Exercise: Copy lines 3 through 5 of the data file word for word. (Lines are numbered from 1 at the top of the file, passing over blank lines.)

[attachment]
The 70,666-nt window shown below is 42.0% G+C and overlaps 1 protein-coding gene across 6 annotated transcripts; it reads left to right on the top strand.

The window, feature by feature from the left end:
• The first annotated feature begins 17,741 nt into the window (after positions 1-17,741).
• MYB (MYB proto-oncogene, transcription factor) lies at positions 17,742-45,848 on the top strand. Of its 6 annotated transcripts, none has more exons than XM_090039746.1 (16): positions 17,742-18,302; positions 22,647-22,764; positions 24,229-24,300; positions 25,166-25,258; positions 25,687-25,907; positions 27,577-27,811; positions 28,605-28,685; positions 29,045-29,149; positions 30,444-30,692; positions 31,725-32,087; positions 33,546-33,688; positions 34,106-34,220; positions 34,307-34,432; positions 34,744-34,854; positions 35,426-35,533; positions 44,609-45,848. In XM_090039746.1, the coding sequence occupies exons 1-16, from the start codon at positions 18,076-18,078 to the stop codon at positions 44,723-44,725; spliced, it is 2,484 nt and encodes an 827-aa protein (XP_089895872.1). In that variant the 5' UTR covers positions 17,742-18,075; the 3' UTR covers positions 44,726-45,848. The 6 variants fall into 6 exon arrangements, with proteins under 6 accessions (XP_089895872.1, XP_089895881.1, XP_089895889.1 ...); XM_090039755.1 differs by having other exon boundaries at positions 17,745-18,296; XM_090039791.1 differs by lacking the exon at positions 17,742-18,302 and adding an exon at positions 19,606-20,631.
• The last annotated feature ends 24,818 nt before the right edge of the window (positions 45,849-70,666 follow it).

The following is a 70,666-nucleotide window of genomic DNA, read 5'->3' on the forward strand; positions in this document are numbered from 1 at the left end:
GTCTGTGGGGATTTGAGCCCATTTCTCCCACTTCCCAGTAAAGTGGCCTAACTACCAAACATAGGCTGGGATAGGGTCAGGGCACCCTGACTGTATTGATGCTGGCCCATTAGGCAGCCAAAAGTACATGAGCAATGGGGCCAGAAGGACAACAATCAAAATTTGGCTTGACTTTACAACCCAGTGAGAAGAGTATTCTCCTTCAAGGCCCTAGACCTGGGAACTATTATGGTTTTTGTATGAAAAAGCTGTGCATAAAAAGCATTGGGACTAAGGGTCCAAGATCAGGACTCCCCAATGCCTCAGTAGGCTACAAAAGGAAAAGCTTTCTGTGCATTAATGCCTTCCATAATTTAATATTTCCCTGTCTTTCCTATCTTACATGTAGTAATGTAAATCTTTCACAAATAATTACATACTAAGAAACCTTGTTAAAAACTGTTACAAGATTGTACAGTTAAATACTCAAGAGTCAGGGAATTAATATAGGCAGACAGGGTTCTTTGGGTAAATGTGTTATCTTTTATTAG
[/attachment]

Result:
• The first annotated feature begins 17,741 nt into the window (after positions 1-17,741).
• MYB (MYB proto-oncogene, transcription factor) lies at positions 17,742-45,848 on the top strand. Of its 6 annotated transcripts, none has more exons than XM_090039746.1 (16): positions 17,742-18,302; positions 22,647-22,764; positions 24,229-24,300; positions 25,166-25,258; positions 25,687-25,907; positions 27,577-27,811; positions 28,605-28,685; positions 29,045-29,149; positions 30,444-30,692; positions 31,725-32,087; positions 33,546-33,688; positions 34,106-34,220; positions 34,307-34,432; positions 34,744-34,854; positions 35,426-35,533; positions 44,609-45,848. In XM_090039746.1, the coding sequence occupies exons 1-16, from the start codon at positions 18,076-18,078 to the stop codon at positions 44,723-44,725; spliced, it is 2,484 nt and encodes an 827-aa protein (XP_089895872.1). In that variant the 5' UTR covers positions 17,742-18,075; the 3' UTR covers positions 44,726-45,848. The 6 variants fall into 6 exon arrangements, with proteins under 6 accessions (XP_089895872.1, XP_089895881.1, XP_089895889.1 ...); XM_090039755.1 differs by having other exon boundaries at positions 17,745-18,296; XM_090039791.1 differs by lacking the exon at positions 17,742-18,302 and adding an exon at positions 19,606-20,631.
• The last annotated feature ends 24,818 nt before the right edge of the window (positions 45,849-70,666 follow it).